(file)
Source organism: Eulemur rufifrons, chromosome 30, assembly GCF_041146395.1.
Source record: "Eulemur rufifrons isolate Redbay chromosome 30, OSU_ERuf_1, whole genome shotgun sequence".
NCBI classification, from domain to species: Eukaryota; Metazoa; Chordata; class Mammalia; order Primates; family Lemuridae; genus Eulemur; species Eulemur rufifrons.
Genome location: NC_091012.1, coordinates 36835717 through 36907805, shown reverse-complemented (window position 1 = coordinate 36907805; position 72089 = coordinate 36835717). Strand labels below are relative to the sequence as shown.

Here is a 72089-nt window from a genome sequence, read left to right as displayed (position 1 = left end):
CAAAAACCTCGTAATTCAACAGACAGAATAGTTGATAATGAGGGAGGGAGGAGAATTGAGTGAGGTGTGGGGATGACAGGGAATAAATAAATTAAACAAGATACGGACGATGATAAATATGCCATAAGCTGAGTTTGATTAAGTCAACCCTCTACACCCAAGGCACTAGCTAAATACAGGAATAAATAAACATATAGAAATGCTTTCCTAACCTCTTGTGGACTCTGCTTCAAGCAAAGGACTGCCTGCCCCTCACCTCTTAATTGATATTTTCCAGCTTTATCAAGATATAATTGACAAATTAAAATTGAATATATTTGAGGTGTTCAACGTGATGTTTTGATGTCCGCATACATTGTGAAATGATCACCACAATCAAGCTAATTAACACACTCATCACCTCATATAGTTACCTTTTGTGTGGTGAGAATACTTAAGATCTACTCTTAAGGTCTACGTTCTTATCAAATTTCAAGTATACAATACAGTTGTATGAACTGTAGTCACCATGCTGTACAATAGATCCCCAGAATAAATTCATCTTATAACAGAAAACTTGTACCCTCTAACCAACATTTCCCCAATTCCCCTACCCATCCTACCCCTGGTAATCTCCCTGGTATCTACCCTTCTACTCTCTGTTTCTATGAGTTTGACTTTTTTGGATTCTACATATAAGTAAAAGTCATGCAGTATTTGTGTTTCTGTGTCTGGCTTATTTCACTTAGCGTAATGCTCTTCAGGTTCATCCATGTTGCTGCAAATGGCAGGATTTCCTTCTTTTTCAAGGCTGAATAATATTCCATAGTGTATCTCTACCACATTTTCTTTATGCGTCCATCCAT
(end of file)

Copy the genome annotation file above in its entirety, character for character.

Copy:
Source organism: Eulemur rufifrons, chromosome 30, assembly GCF_041146395.1.
Source record: "Eulemur rufifrons isolate Redbay chromosome 30, OSU_ERuf_1, whole genome shotgun sequence".
NCBI classification, from domain to species: Eukaryota; Metazoa; Chordata; class Mammalia; order Primates; family Lemuridae; genus Eulemur; species Eulemur rufifrons.
Genome location: NC_091012.1, coordinates 36835717 through 36907805, shown reverse-complemented (window position 1 = coordinate 36907805; position 72089 = coordinate 36835717). Strand labels below are relative to the sequence as shown.

Here is a 72089-nt window from a genome sequence, read left to right as displayed (position 1 = left end):
CAAAAACCTCGTAATTCAACAGACAGAATAGTTGATAATGAGGGAGGGAGGAGAATTGAGTGAGGTGTGGGGATGACAGGGAATAAATAAATTAAACAAGATACGGACGATGATAAATATGCCATAAGCTGAGTTTGATTAAGTCAACCCTCTACACCCAAGGCACTAGCTAAATACAGGAATAAATAAACATATAGAAATGCTTTCCTAACCTCTTGTGGACTCTGCTTCAAGCAAAGGACTGCCTGCCCCTCACCTCTTAATTGATATTTTCCAGCTTTATCAAGATATAATTGACAAATTAAAATTGAATATATTTGAGGTGTTCAACGTGATGTTTTGATGTCCGCATACATTGTGAAATGATCACCACAATCAAGCTAATTAACACACTCATCACCTCATATAGTTACCTTTTGTGTGGTGAGAATACTTAAGATCTACTCTTAAGGTCTACGTTCTTATCAAATTTCAAGTATACAATACAGTTGTATGAACTGTAGTCACCATGCTGTACAATAGATCCCCAGAATAAATTCATCTTATAACAGAAAACTTGTACCCTCTAACCAACATTTCCCCAATTCCCCTACCCATCCTACCCCTGGTAATCTCCCTGGTATCTACCCTTCTACTCTCTGTTTCTATGAGTTTGACTTTTTTGGATTCTACATATAAGTAAAAGTCATGCAGTATTTGTGTTTCTGTGTCTGGCTTATTTCACTTAGCGTAATGCTCTTCAGGTTCATCCATGTTGCTGCAAATGGCAGGATTTCCTTCTTTTTCAAGGCTGAATAATATTCCATAGTGTATCTCTACCACATTTTCTTTATGCGTCCATCCAT